The Talmud[11] concludes that the source for the Israelites’ performance of an immersion at Mount Sinai is a rule said concerning the Red Heifer. Whenever the ashes of the Red Heifer are sprinkled on an individual as a means of purification from ritual contamination, the individual must first immerse into a Mikvah. At Mount Sinai, before the acceptance of the Torah, blood from sacrifices was sprinkled unto the nation[12]. Since with every sprinkling an immersion into a mikveh is required, the Jews must have immersed into the Mikvah in anticipation of Matan Torah (The Giving of the Torah). The Brisker Rav understood[13] that this sprinkling of blood was a necessary part of the conversion at Mount Sinai; however, his great-grandfather seems to have argued on this point. Rabbi Eliezer seems to have felt that the blood was not sprinkled upon the nation, but rather his opinion of what occurred is reflected in the translation of Onkelos to Exodus 24:8 who understood that the blood was sprinkled on the altar as atonements for the nation, but not literally sprinkled on the nation. Nachmanides explains[14] that half of the blood was sprinkled on the altar, while the other half was sprinkled toward the nation. Therefore, since there was not a sprinkling upon the nation, then there was not an immersion either, accordingly, Rabbi Eliezer therefore rules a male’s conversion without immersion is valid. However, the other Rabbis believed that there indeed was a sprinkling on the nation and therefore there was an immersion, which became an eternal requirement for conversion.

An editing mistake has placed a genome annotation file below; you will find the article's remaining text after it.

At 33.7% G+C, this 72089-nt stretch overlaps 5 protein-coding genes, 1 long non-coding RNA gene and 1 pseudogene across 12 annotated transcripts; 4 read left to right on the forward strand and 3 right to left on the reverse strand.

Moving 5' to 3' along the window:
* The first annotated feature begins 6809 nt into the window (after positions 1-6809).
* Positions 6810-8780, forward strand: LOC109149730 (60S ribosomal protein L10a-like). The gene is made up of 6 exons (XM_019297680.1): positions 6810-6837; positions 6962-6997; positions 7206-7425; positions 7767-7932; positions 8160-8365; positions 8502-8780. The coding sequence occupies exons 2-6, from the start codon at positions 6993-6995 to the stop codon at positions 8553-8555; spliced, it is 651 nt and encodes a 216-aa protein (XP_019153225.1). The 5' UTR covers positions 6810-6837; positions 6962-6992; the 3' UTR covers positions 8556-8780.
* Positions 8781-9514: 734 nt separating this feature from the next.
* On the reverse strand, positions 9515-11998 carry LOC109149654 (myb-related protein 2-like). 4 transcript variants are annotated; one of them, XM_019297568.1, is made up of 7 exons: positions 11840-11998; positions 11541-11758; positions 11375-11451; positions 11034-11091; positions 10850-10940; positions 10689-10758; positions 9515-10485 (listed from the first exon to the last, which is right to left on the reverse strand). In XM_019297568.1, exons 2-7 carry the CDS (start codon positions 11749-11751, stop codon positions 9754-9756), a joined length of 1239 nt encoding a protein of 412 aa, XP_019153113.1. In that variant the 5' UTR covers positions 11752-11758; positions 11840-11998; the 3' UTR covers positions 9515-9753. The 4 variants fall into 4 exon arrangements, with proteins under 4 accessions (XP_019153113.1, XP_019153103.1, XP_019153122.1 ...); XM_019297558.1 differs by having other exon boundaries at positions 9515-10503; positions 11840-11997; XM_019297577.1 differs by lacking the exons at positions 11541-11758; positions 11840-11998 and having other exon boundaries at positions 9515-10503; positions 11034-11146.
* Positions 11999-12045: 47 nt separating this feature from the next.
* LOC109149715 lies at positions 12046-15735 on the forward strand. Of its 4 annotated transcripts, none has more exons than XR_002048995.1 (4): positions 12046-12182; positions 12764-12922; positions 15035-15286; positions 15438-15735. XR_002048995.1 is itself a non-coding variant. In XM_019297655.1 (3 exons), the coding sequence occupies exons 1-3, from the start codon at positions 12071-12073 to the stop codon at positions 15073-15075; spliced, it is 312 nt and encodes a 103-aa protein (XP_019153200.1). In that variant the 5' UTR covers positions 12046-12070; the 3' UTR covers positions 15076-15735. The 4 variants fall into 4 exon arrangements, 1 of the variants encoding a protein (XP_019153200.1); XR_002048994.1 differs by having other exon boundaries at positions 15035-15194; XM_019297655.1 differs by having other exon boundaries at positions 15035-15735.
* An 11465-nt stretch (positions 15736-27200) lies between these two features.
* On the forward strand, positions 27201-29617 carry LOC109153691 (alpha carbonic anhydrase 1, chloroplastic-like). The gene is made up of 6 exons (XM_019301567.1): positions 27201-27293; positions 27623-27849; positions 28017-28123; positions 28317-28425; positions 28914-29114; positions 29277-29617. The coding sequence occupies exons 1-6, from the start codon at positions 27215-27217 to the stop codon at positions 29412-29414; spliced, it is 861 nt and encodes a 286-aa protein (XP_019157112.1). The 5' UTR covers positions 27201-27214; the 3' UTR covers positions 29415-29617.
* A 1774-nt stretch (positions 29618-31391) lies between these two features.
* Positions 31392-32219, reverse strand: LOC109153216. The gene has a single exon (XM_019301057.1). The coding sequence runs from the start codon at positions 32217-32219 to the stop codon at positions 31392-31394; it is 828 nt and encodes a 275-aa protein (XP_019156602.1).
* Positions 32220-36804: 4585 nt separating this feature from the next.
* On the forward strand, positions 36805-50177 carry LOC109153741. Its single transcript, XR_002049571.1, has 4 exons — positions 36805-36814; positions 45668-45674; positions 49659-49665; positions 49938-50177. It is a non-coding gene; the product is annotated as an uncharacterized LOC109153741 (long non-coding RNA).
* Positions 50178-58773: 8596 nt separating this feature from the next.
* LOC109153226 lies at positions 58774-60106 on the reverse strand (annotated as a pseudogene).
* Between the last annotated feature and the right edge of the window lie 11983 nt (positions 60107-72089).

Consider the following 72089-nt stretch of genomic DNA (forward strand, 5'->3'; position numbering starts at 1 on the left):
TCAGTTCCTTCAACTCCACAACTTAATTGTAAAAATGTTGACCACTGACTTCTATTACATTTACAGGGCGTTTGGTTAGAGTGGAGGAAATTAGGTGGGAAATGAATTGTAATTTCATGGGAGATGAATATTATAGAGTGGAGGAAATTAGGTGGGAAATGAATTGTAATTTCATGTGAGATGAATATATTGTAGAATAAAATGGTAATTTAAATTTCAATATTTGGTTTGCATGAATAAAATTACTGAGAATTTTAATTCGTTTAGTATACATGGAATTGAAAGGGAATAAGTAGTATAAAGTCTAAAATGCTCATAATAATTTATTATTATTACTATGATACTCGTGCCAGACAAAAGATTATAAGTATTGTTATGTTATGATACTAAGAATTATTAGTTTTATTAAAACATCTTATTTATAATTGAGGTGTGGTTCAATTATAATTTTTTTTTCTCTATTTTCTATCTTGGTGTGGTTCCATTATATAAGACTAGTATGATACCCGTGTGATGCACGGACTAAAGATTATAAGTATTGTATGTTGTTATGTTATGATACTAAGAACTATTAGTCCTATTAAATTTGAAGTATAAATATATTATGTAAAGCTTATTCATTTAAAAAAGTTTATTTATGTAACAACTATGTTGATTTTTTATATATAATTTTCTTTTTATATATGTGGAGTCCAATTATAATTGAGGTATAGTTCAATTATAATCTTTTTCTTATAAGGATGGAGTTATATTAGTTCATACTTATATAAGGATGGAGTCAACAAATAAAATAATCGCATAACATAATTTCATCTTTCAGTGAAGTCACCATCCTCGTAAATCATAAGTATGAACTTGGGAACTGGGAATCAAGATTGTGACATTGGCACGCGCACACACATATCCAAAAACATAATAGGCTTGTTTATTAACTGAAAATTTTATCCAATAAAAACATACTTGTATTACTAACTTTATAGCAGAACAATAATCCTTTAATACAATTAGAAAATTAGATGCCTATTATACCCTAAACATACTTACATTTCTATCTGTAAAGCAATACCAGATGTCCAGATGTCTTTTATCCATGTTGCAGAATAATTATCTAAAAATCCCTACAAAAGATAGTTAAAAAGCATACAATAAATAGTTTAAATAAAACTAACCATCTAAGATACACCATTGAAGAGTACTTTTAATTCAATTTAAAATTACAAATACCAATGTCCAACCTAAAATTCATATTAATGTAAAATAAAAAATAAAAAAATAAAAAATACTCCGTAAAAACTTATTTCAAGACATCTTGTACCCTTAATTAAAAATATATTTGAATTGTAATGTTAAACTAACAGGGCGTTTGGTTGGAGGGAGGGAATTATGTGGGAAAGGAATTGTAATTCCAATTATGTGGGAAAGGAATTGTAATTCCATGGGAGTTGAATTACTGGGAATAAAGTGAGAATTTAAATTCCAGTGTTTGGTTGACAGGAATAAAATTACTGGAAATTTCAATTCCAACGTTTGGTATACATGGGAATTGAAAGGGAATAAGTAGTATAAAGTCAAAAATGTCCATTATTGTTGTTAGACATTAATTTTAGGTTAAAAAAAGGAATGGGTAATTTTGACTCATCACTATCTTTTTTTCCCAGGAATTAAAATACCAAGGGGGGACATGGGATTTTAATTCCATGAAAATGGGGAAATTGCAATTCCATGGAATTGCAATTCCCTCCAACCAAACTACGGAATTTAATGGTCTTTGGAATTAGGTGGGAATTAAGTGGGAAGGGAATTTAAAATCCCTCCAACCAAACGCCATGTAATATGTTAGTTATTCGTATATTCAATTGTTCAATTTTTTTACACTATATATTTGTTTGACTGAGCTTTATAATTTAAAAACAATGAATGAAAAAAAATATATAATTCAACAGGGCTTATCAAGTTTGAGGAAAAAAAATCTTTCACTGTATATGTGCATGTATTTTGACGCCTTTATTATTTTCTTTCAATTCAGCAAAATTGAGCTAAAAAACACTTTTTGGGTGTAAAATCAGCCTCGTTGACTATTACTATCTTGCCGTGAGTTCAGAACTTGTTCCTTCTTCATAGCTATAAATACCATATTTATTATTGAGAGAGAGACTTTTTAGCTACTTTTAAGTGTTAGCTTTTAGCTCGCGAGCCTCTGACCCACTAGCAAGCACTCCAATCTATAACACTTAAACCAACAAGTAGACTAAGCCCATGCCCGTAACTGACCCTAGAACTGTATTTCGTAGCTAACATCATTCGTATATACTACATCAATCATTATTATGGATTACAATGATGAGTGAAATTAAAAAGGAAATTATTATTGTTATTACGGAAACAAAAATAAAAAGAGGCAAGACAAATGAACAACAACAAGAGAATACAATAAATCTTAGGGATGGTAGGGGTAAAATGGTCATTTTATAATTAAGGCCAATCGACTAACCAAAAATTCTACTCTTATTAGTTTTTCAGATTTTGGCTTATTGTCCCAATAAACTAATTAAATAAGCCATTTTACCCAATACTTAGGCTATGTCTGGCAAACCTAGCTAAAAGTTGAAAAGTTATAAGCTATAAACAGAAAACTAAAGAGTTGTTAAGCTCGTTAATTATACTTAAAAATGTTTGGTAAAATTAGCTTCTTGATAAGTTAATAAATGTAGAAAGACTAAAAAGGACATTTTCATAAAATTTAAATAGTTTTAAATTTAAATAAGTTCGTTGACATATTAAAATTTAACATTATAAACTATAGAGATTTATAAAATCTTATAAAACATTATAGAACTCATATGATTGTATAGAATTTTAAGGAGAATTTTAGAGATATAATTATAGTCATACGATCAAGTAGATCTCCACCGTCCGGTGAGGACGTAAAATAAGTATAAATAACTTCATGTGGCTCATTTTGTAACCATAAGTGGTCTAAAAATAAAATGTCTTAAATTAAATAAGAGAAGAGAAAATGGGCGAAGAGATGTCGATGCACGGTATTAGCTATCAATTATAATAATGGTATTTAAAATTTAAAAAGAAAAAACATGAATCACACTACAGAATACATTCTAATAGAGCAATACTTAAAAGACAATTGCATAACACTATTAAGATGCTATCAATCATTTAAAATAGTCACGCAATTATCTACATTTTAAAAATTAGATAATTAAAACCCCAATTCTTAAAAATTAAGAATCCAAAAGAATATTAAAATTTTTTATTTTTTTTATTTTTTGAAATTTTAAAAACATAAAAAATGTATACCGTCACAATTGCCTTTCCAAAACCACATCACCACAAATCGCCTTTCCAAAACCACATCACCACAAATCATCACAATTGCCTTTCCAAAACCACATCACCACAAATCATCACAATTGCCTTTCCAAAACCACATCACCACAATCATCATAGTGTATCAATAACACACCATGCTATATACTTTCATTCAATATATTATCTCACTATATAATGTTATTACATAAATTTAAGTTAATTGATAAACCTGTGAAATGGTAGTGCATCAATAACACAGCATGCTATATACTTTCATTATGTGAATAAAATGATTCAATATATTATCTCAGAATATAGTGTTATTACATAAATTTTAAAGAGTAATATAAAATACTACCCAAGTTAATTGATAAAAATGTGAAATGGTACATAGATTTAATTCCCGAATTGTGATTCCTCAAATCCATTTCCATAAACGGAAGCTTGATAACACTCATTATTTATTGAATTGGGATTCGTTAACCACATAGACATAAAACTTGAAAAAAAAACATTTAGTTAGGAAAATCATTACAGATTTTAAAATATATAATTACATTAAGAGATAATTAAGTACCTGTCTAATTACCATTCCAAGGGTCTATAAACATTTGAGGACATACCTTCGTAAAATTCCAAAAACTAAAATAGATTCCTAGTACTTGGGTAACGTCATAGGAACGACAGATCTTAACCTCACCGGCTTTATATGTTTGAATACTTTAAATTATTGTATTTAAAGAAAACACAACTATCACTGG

The early commentaries ask, assuming circumcision is an integral part of conversion, how the tribe of Levi converted, if all the Levites already had circumcisions before the revelation at Mount Sinai because they performed the circumcision in Egypt, while the rest of the Jewish nation did not[15]. The non-Levites of the Jewish Nation abstained from circumcision because of the dangers involved while traveling after such a surgery. However, explains Rabbi Dovid Grossman (Maggid Shiur in Los Angeles and whose voice is heard in the ShasPod), the Levites were such believers in divine intervention that the notion of danger after the circumcisional operation did not even occur to them. They were included in the scriptural dictum “HaShem protects the simple”[16], which justifies such dangerous acts of faith[17]. The Rashba (Rabbi Shlomo Ben Aderes, 1235-1310) answers that the Levites at Mount Sinai either they performed a ceremonial circumcision by merely drawing blood from that anatomic region without cutting anything or they had the halachik status of women and were thus exempt from circumcision as a requirement for conversion.